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Path Drawing

Type: Navigation
Authors: Dorothe Schneider, Sara Winter
Supervisors: Nikita Mattar, Thies Pfeiffer

Original Design

User Perspective

The original method design stems from "Path drawing for 3D walkthrough" (see reference [1]) and is an extension of the flying technique (see, for example, reference [2]). The user can specify his desired path to a target by drawing it onto the ground. The drawn stroke is then projected onto the walking surface and the camera adjusted so that it follows the drawn path. This adjustment is realised by fixing the viewpoint to the tangent of the projected stroke. This way, the user can not only specify the exact route he wants to take, but also does not have to continuously press a button during movement.

Long strokes can define a path in detail. Short strokes, however, can have two different meanings. A short stroke in greater distance will let the user reach the target in a straight line, while short strokes nearby serve to change the camera orientation. Drawing mistakes can also be corrected simply by drawing a new path.

A user study revealed that the Path Drawing technique was more intuitive and more widely accepted than both the flying and the driving method (for details on the latter, see reference [1]).

Technical Details

The only hardware information given in the original paper is that the method is operated with a display integrated tablet.

Our Realization

User Perspective

Our implementation is mostly similar to the original algorithm. A path can be drawn on the ground along which the viewpoint is dynamically adjusted in order to create the illusion of movement. Furthermore, the drawn path can be interrupted by a new path before it is finished.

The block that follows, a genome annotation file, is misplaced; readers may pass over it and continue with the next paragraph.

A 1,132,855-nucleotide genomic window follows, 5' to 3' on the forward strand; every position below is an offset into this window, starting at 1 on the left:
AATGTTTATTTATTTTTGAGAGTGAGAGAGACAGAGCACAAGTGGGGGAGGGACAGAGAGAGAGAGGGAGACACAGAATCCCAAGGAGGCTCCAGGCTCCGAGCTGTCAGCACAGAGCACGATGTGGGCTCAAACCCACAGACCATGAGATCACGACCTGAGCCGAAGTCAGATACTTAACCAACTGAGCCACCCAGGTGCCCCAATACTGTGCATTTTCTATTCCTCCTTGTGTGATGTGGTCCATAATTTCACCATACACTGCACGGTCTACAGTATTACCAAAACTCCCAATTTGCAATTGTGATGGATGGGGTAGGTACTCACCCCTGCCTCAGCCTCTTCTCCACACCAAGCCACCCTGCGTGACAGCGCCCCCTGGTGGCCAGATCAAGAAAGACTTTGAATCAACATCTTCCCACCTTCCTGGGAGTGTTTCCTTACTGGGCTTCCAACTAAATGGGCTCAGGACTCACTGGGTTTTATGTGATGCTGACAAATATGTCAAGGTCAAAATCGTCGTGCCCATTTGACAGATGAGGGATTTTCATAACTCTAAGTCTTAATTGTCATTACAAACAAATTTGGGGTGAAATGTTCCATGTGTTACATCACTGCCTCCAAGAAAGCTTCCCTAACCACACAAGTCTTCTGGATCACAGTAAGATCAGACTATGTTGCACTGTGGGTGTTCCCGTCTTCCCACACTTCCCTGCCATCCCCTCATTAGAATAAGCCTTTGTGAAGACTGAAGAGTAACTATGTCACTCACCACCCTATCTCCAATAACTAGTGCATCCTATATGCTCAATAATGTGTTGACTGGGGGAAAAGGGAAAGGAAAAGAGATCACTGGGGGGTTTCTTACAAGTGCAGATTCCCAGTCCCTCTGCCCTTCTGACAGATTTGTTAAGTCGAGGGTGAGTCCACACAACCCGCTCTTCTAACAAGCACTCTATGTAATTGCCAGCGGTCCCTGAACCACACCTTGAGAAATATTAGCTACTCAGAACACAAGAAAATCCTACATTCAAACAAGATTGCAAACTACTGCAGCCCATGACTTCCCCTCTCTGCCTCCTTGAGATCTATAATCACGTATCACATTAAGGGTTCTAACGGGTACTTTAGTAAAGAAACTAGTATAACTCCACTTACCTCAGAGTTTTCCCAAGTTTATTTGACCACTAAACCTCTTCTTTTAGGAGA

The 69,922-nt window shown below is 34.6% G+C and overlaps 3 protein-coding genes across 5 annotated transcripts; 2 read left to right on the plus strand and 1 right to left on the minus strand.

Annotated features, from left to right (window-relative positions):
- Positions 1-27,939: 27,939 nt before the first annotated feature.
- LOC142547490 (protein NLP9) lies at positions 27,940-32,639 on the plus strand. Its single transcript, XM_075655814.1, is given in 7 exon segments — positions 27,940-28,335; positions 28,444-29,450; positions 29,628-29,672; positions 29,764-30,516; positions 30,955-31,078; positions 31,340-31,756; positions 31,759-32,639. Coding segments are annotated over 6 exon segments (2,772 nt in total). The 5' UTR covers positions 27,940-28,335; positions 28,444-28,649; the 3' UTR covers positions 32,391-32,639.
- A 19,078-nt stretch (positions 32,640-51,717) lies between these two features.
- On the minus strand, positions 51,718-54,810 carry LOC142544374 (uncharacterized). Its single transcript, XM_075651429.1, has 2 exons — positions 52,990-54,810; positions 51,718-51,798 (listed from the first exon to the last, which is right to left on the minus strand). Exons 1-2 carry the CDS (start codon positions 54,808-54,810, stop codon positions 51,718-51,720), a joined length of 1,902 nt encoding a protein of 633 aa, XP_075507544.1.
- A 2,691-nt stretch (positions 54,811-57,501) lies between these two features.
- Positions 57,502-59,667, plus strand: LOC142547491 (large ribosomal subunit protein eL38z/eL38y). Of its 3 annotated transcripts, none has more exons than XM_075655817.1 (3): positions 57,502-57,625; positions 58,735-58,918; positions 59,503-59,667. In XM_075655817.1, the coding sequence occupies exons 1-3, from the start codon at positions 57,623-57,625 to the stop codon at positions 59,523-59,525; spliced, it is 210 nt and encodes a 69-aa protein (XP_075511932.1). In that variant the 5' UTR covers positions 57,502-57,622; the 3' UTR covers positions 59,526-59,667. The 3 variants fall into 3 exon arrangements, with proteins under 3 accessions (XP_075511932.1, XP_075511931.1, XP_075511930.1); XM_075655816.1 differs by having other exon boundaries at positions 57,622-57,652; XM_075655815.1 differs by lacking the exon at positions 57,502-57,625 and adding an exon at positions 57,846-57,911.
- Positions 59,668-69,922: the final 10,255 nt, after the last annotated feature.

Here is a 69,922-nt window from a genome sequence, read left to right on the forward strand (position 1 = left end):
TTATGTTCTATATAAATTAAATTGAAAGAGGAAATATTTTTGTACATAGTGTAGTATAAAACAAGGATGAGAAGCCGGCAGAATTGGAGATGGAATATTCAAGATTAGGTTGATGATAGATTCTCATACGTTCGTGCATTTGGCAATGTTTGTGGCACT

The means of drawing is realised as a ray which functions as a "virtual pen"; the path is drawn at the point where ray and surface intersect. The drawn path is then represented as colorful squares on the ground which give off a small glow so that they are easily distinguishable from the ground even in darker scenes.

A difference to the original paper is that no avatar is visible on-screen in order to strengthen the user's feeling of immersion - this way, it is "he himself" who moves through the scene and not just an avatar he controls.

Furthermore, our implementation does not implement the projection of the drawn stroke onto a 3D geometry, which means that it can only handle paths drawn onto a plane.

Technical Details

The user controls his "virtual pen" with a modified version of the Nintendo WiiMote which was extended with a tracker so that its position in 3D space could be determined.

Furthermore, the implementation is compatible with a pair of 3D stereo googles, as they do not interfere with the dynamic adjustment of the viewpoint.




  1. Igarashi, Takeo; Kadobayashi, Rieko; Mase, Kenji; Tanaka, Hidehiko (1998): Path drawing for 3D walkthrough
  2. Mackinlay, J.; Card, S.K.; Robertson, C.G. (1990): Rapid Controlled Movement Through a Virtual 3D Workspace